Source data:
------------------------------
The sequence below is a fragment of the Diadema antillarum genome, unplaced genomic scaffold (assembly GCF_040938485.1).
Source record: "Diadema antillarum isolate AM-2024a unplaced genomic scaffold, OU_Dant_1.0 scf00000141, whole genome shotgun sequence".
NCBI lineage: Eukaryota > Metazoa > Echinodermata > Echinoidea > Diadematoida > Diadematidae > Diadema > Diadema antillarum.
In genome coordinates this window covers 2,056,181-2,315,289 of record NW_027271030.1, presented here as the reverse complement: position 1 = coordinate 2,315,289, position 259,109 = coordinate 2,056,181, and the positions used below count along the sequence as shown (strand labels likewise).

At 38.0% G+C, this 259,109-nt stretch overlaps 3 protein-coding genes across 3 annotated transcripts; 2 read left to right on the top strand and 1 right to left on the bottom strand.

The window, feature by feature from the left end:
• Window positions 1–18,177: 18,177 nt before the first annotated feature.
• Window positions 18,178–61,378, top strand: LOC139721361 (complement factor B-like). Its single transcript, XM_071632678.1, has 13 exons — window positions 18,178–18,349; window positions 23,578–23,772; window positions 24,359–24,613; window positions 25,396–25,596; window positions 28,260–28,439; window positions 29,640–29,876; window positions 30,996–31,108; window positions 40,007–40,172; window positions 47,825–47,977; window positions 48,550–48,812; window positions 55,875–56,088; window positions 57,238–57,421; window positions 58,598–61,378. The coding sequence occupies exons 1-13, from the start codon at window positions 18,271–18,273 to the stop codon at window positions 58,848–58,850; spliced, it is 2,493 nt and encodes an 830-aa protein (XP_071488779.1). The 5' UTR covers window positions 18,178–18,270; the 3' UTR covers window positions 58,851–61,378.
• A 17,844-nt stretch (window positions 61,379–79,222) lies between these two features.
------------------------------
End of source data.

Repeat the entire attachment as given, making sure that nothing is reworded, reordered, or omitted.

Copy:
The sequence below is a fragment of the Diadema antillarum genome, unplaced genomic scaffold (assembly GCF_040938485.1).
Source record: "Diadema antillarum isolate AM-2024a unplaced genomic scaffold, OU_Dant_1.0 scf00000141, whole genome shotgun sequence".
NCBI lineage: Eukaryota > Metazoa > Echinodermata > Echinoidea > Diadematoida > Diadematidae > Diadema > Diadema antillarum.
In genome coordinates this window covers 2,056,181-2,315,289 of record NW_027271030.1, presented here as the reverse complement: position 1 = coordinate 2,315,289, position 259,109 = coordinate 2,056,181, and the positions used below count along the sequence as shown (strand labels likewise).

At 38.0% G+C, this 259,109-nt stretch overlaps 3 protein-coding genes across 3 annotated transcripts; 2 read left to right on the top strand and 1 right to left on the bottom strand.

The window, feature by feature from the left end:
• Window positions 1–18,177: 18,177 nt before the first annotated feature.
• Window positions 18,178–61,378, top strand: LOC139721361 (complement factor B-like). Its single transcript, XM_071632678.1, has 13 exons — window positions 18,178–18,349; window positions 23,578–23,772; window positions 24,359–24,613; window positions 25,396–25,596; window positions 28,260–28,439; window positions 29,640–29,876; window positions 30,996–31,108; window positions 40,007–40,172; window positions 47,825–47,977; window positions 48,550–48,812; window positions 55,875–56,088; window positions 57,238–57,421; window positions 58,598–61,378. The coding sequence occupies exons 1-13, from the start codon at window positions 18,271–18,273 to the stop codon at window positions 58,848–58,850; spliced, it is 2,493 nt and encodes an 830-aa protein (XP_071488779.1). The 5' UTR covers window positions 18,178–18,270; the 3' UTR covers window positions 58,851–61,378.
• A 17,844-nt stretch (window positions 61,379–79,222) lies between these two features.